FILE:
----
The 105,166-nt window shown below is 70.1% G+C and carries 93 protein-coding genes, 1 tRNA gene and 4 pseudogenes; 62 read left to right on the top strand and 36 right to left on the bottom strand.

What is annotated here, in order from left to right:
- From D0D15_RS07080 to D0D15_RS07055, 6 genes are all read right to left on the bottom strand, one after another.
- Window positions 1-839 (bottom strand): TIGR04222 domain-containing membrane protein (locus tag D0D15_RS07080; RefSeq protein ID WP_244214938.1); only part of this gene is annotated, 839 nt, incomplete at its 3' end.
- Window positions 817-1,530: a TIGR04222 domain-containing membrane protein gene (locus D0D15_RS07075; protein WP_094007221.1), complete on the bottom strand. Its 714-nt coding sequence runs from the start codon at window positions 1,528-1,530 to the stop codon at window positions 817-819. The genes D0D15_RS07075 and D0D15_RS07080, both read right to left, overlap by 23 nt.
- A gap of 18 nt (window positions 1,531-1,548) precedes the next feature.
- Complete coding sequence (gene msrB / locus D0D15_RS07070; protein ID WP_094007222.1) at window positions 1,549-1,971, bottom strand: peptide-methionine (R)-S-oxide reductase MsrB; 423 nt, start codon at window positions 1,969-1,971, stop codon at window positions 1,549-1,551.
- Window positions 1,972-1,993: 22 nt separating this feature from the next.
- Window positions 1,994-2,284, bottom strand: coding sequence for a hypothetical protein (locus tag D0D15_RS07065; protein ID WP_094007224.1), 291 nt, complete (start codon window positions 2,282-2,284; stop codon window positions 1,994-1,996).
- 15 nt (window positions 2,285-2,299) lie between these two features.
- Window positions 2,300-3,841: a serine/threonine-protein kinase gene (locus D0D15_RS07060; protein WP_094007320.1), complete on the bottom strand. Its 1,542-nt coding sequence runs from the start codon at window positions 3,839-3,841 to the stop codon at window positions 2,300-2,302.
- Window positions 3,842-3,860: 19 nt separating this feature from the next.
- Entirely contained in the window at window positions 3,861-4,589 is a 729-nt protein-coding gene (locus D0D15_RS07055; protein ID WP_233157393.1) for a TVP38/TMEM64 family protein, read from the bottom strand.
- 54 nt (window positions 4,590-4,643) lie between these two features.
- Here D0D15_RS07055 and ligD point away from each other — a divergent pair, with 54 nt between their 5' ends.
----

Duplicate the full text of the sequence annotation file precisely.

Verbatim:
The 105,166-nt window shown below is 70.1% G+C and carries 93 protein-coding genes, 1 tRNA gene and 4 pseudogenes; 62 read left to right on the top strand and 36 right to left on the bottom strand.

What is annotated here, in order from left to right:
- From D0D15_RS07080 to D0D15_RS07055, 6 genes are all read right to left on the bottom strand, one after another.
- Window positions 1-839 (bottom strand): TIGR04222 domain-containing membrane protein (locus tag D0D15_RS07080; RefSeq protein ID WP_244214938.1); only part of this gene is annotated, 839 nt, incomplete at its 3' end.
- Window positions 817-1,530: a TIGR04222 domain-containing membrane protein gene (locus D0D15_RS07075; protein WP_094007221.1), complete on the bottom strand. Its 714-nt coding sequence runs from the start codon at window positions 1,528-1,530 to the stop codon at window positions 817-819. The genes D0D15_RS07075 and D0D15_RS07080, both read right to left, overlap by 23 nt.
- A gap of 18 nt (window positions 1,531-1,548) precedes the next feature.
- Complete coding sequence (gene msrB / locus D0D15_RS07070; protein ID WP_094007222.1) at window positions 1,549-1,971, bottom strand: peptide-methionine (R)-S-oxide reductase MsrB; 423 nt, start codon at window positions 1,969-1,971, stop codon at window positions 1,549-1,551.
- Window positions 1,972-1,993: 22 nt separating this feature from the next.
- Window positions 1,994-2,284, bottom strand: coding sequence for a hypothetical protein (locus tag D0D15_RS07065; protein ID WP_094007224.1), 291 nt, complete (start codon window positions 2,282-2,284; stop codon window positions 1,994-1,996).
- 15 nt (window positions 2,285-2,299) lie between these two features.
- Window positions 2,300-3,841: a serine/threonine-protein kinase gene (locus D0D15_RS07060; protein WP_094007320.1), complete on the bottom strand. Its 1,542-nt coding sequence runs from the start codon at window positions 3,839-3,841 to the stop codon at window positions 2,300-2,302.
- Window positions 3,842-3,860: 19 nt separating this feature from the next.
- Entirely contained in the window at window positions 3,861-4,589 is a 729-nt protein-coding gene (locus D0D15_RS07055; protein ID WP_233157393.1) for a TVP38/TMEM64 family protein, read from the bottom strand.
- 54 nt (window positions 4,590-4,643) lie between these two features.
- Here D0D15_RS07055 and ligD point away from each other — a divergent pair, with 54 nt between their 5' ends.